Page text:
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How to Grow Bell Peppers in Container Gardening

By Deborah Waltenburg ; Updated September 21, 2017

Bell peppers, a part of the Capsicum annuum species, are colorful and flavorful additions to any kitchen. Bell peppers are rich in vitamins A and C, and nutrients such as lycopene and beta-carotene. The sweet flesh of the bell pepper, whether raw, roasted, grilled and pureed for soups, dips and sauces can enhance the dullest menu. When space or physical constraints prevent you from gardening, containers will bring the flavorful benefits of fresh, home-grown bell peppers into your kitchen.

Plant bell peppers in containers that are at least 24 inches in circumference and have a depth of at least 8 inches to support the root structures. Ensure that each container has a drainage hole to maintain proper moisture level in the soil.

Start bell pepper seeds indoors at least eight weeks before the last frost to ensure proper growth during the planting season. Fill peat pots with a quality potting mix and plant two to three seeds per pot. Eliminate all but the strongest sprout once the plants have germinated and have grown one to two sets of true leaves,

Fill the container almost to the rim with a blend of potting soil, compost and water-soluble fertilizer (follow manufacturer's recommendations for application). Add enough water to dampen the soil without making it soggy.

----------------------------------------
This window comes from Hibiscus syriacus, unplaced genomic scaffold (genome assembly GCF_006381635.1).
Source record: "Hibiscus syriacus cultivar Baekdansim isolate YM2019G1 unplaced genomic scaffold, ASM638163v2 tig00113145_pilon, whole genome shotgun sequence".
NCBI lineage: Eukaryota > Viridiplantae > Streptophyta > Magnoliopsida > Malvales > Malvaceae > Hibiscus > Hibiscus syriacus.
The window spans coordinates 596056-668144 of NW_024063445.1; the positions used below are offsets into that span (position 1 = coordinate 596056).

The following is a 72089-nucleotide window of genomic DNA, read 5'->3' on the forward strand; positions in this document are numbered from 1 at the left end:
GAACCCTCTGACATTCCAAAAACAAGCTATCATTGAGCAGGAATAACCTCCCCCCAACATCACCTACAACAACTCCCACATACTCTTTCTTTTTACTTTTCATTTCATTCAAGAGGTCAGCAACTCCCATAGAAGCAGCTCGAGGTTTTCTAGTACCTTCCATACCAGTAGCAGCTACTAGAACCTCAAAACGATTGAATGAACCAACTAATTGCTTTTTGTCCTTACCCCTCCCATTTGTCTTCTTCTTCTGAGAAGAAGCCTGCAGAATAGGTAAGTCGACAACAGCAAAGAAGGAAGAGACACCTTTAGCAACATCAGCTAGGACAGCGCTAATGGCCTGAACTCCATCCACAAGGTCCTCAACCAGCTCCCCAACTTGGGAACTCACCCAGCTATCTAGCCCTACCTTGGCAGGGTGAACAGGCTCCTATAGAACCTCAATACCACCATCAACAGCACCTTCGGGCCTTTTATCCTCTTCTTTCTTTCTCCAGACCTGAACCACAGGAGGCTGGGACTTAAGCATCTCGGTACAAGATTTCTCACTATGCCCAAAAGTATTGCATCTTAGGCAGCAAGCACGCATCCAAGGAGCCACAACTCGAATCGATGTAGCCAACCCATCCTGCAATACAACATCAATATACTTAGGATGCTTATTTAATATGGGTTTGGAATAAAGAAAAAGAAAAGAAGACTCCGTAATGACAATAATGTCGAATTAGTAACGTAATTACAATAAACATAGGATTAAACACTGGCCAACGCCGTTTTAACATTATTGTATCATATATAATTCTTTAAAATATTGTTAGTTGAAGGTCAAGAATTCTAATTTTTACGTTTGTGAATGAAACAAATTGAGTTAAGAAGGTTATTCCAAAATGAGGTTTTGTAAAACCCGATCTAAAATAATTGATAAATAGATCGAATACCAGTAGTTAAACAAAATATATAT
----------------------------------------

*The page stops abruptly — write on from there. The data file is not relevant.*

Transplant the seedlings or starter plants into the final container by digging a hole deep enough to completely cover the root ball. Put the plants directly into the soil if you use peat pots, as the pot will break down over time. Loosen the root ball with a butter knife, hold the base of the plant with your fingers and turn the pot upside down to remove the plant if you use starter plants. Gently loosen the roots around the soil, then place the root ball into the container soil. Cover each plant up to the base of the stem with soil.

Support bell pepper plants with bamboo stakes as they grow, become heavier and mature. Cut the stakes in half, if necessary, so that they extend at least 2 feet above the soil line. Wrap old panty hose or heavy string around the stalk and loosely tie it to the stake as the stalk grows.

Fertilize bell pepper plants at least once every two weeks with a high-quality plant food, rich in phosphorous. Follow the manufacturer's instructions for dosage. Water the bell peppers at least once a week, but do not saturate the soil. Check the soil daily, and water as needed to maintain even moisture throughout the container during dry periods.


Things You Will Need

  • Bell pepper seeds or starter plants
  • Small peat pots
  • Compost
  • Potting soil
  • Bamboo stakes
  • String or old pantyhose
  • Water-soluble fertilizer
  • 24-inch or larger containers


  • Green bell peppers are those that are picked prematurely. If left on the plant to ripen, they will turn red and become much sweeter.


  • Avoid feeding bell peppers with too much nitrogen, as this will deter production of peppers and increase foliage growth.
  • Tightening the support strings around the bell pepper's stalk can damage the plant.

About the Author


Based in Ohio, Deborah Waltenburg has been writing online since 2004, focusing on personal finance, personal and commercial insurance, travel and tourism, home improvement and gardening. Her work has appeared on numerous blogs, industry websites and media websites, including "USA Today."